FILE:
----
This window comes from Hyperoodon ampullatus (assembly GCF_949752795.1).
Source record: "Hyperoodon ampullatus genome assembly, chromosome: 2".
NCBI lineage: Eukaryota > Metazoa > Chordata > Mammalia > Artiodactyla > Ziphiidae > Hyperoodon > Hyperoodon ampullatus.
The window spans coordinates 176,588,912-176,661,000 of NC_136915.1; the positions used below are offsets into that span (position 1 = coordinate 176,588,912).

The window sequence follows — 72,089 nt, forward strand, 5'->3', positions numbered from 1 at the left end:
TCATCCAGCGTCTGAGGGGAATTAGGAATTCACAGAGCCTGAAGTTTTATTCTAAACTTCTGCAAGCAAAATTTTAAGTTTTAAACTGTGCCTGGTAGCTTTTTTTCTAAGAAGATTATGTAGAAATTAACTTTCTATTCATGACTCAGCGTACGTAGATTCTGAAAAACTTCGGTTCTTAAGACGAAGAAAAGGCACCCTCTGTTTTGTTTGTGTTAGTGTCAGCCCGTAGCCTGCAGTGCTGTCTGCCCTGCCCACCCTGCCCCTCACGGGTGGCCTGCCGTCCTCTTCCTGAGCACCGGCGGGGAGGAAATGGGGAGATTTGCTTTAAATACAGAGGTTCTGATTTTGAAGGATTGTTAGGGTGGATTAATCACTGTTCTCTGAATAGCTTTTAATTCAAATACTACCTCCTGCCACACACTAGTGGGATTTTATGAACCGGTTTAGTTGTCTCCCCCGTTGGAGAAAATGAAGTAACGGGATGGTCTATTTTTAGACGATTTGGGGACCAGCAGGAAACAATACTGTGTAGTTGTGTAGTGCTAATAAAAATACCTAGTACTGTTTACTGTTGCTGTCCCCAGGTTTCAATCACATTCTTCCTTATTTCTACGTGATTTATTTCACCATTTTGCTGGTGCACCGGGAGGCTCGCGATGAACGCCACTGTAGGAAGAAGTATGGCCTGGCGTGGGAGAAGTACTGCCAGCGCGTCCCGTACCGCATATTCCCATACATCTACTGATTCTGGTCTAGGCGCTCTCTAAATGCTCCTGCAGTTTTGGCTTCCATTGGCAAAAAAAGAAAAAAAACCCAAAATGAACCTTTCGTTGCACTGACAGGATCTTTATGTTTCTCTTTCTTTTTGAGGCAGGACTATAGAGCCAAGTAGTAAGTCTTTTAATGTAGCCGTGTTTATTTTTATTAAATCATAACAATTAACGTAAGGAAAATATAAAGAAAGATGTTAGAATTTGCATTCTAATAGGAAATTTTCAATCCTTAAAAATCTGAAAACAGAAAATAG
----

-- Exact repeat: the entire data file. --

This window comes from Hyperoodon ampullatus (assembly GCF_949752795.1).
Source record: "Hyperoodon ampullatus genome assembly, chromosome: 2".
NCBI lineage: Eukaryota > Metazoa > Chordata > Mammalia > Artiodactyla > Ziphiidae > Hyperoodon > Hyperoodon ampullatus.
The window spans coordinates 176,588,912-176,661,000 of NC_136915.1; the positions used below are offsets into that span (position 1 = coordinate 176,588,912).

The window sequence follows — 72,089 nt, forward strand, 5'->3', positions numbered from 1 at the left end:
TCATCCAGCGTCTGAGGGGAATTAGGAATTCACAGAGCCTGAAGTTTTATTCTAAACTTCTGCAAGCAAAATTTTAAGTTTTAAACTGTGCCTGGTAGCTTTTTTTCTAAGAAGATTATGTAGAAATTAACTTTCTATTCATGACTCAGCGTACGTAGATTCTGAAAAACTTCGGTTCTTAAGACGAAGAAAAGGCACCCTCTGTTTTGTTTGTGTTAGTGTCAGCCCGTAGCCTGCAGTGCTGTCTGCCCTGCCCACCCTGCCCCTCACGGGTGGCCTGCCGTCCTCTTCCTGAGCACCGGCGGGGAGGAAATGGGGAGATTTGCTTTAAATACAGAGGTTCTGATTTTGAAGGATTGTTAGGGTGGATTAATCACTGTTCTCTGAATAGCTTTTAATTCAAATACTACCTCCTGCCACACACTAGTGGGATTTTATGAACCGGTTTAGTTGTCTCCCCCGTTGGAGAAAATGAAGTAACGGGATGGTCTATTTTTAGACGATTTGGGGACCAGCAGGAAACAATACTGTGTAGTTGTGTAGTGCTAATAAAAATACCTAGTACTGTTTACTGTTGCTGTCCCCAGGTTTCAATCACATTCTTCCTTATTTCTACGTGATTTATTTCACCATTTTGCTGGTGCACCGGGAGGCTCGCGATGAACGCCACTGTAGGAAGAAGTATGGCCTGGCGTGGGAGAAGTACTGCCAGCGCGTCCCGTACCGCATATTCCCATACATCTACTGATTCTGGTCTAGGCGCTCTCTAAATGCTCCTGCAGTTTTGGCTTCCATTGGCAAAAAAAGAAAAAAAACCCAAAATGAACCTTTCGTTGCACTGACAGGATCTTTATGTTTCTCTTTCTTTTTGAGGCAGGACTATAGAGCCAAGTAGTAAGTCTTTTAATGTAGCCGTGTTTATTTTTATTAAATCATAACAATTAACGTAAGGAAAATATAAAGAAAGATGTTAGAATTTGCATTCTAATAGGAAATTTTCAATCCTTAAAAATCTGAAAACAGAAAATAG